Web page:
Sixteen-thousand words. That's how many words, on average, most people speak in a day. Sixteen-thousand chances to say "I love you," "I'm sorry," or "Make your own damn sandwich." Language, the ability to express oneself, is agency. So what do we become when language, our most human of characteristics, is taken away?
Such are the questions posed by the linguist and author Christine Dalcher, whose first novel, Vox (Penguin Random House), is set in a near-future America governed by the few for the few. In Vox's America, women have lost most of their rights. They can't vote or carry passports, and they can speak no more than 100 words a day. All American women and girls have been fitted with a counter worn around the wrist, not unlike a Fitbit, that keeps track of the words they speak in a day. The counter resets at midnight. And if a woman uses more than her allotted 100 words, the counter administers a small electric shock. If she continues to speak, the shocks intensify.
The new measures were put into play as a part of the "Pure Movement," a religious movement that advocates a return to a time when the country was "untroubled" by the political and social turmoil of recent years. That such a reading of history is dramatically flawed doesn't stop the Pure Movement from gaining followers, primarily from the middle section of the country, mostly from people who feel overlooked and forgotten by an increasingly globalized economy and diversified workforce.
The narrative follows Dr. Jean McClellan, a scientist who was working on a cure for fluent aphasia, a condition leading to the deterioration of the speech centers in the brain. That is, she used to be called "Dr." and she used to be working on a cure for fluent aphasia. She used to have her own lab. But that was before Reverend Carl Corbin and his Pure Movement began to gain ground. Before Corbin gave his blessing to presidential hopeful Sam Meyers, who won the presidency. Now Jean spends time at home, trying to occupy a mind used to wrestling with complex chemical equations. Now she doesn't speak during the day, just turns over her thoughts, trying to dull the edge of her worry about her family. How can she teach her daughter to be strong and independent when she must also teach her to be silent at all costs? How can she teach her son fairness in a country that has chosen to hobble half its population?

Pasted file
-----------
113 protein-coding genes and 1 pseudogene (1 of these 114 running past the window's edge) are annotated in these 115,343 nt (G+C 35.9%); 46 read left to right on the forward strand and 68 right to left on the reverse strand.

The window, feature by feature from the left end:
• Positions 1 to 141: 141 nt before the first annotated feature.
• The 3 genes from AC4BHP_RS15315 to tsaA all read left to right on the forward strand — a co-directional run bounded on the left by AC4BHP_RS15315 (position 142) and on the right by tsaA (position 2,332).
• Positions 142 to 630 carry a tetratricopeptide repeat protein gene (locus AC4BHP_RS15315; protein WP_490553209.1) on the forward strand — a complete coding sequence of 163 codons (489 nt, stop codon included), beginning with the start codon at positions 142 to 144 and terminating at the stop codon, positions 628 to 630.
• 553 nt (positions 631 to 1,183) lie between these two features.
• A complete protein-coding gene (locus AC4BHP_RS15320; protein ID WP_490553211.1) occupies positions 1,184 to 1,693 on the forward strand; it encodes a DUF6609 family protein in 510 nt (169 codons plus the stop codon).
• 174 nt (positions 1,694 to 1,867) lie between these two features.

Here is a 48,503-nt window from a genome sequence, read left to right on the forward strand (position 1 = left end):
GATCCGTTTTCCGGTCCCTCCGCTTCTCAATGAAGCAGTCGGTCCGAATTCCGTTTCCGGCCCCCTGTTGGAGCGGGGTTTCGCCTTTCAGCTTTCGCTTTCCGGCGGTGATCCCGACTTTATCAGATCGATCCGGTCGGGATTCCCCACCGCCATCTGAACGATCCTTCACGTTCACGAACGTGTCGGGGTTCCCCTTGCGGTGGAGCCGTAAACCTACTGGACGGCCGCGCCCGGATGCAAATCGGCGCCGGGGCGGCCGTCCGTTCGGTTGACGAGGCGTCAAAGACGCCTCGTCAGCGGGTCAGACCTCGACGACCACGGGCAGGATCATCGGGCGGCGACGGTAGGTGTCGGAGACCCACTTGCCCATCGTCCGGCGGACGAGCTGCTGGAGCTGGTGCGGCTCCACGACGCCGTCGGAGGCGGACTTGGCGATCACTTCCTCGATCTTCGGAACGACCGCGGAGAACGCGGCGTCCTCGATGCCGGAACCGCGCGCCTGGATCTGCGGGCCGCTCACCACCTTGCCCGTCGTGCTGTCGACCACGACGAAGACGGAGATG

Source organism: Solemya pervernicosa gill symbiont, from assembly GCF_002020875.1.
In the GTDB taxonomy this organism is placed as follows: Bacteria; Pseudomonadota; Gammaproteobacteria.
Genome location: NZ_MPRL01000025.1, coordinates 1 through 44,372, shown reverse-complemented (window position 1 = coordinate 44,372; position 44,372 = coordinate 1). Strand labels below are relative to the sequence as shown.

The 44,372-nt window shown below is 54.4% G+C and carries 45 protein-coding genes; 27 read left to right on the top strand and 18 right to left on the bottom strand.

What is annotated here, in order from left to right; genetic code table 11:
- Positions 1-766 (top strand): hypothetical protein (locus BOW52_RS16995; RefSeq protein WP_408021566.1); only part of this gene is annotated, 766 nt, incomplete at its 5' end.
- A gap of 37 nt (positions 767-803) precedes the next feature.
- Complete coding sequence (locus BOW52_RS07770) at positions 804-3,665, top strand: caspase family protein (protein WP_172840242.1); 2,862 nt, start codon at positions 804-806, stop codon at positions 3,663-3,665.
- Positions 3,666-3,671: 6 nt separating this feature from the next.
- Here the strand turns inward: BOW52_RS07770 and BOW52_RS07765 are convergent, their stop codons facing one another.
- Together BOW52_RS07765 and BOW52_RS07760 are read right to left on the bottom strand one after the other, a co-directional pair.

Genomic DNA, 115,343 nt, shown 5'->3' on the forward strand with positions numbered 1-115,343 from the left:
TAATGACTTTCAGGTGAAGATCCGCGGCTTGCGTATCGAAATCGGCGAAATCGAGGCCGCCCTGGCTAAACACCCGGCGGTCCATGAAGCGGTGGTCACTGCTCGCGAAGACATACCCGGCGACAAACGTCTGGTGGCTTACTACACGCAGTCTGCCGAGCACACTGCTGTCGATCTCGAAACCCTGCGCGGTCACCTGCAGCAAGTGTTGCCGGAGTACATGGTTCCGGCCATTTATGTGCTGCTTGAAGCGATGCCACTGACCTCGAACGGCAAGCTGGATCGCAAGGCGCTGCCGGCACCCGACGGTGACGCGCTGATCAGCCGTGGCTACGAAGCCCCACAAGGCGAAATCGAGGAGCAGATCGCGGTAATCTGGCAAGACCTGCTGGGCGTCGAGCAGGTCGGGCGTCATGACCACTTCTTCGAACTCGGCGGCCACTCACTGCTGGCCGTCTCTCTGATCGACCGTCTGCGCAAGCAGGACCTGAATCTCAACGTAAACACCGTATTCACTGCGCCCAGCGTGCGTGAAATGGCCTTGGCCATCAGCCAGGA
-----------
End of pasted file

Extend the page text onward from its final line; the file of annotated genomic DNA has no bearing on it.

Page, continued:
That moral dilemma is at the center of Vox. It's clear that, though the Pure Movement is buttressed by return-to-morals rhetoric, the movement is eroding whatever morality there is left in the country. Neighbors spy on neighbors, like something out of a Red Scare-era sci-fi flick. And Jean's son, Steven, is being steadily seduced by the movement. What worries Jean even more, though, is her daughter Sonia, who hasn't spoken in days and is proud to be a frontrunner in a Silent Game competition among the girls at her elementary school.
Patrick, Jean's husband, is little help. He works in government, in D.C., and he's got his hands full trying to scale back the extremity of new legislation. Alone in a bubble of silence, Jean thinks back to her undergraduate years, when she would decline her friend Jackie Juarez's attempts to drag her to protests, when she first gave up her voice by choosing not to use it. Jackie warned Jean that history has a way of repeating itself — especially when your nose is buried too deeply in your own business to smell change on the wind.
And things may change, for the worse or the better, when President Meyers' brother and trusted advisor takes a brutal fall while skiing, fracturing his skull and hurting his brain. Jean is offered a chance to get the counter off her wrist — and her daughter's — if she will finish her work on her aphasia cure. Jean is torn, unsure whether the good she might do Sonia justifies any help she could give to a legitimately evil regime.
With a dash of Margaret Atwood's The Handmaid's Tale and a pinch of Ira Levin's The Stepford Wives, Vox sits well among the ranks of feminist speculative fiction. It's a literary contemplation of an America hijacked by fundamentalists who want to turn back the clock by 60 years. More than anything, Vox is a novel about the price of staying silent.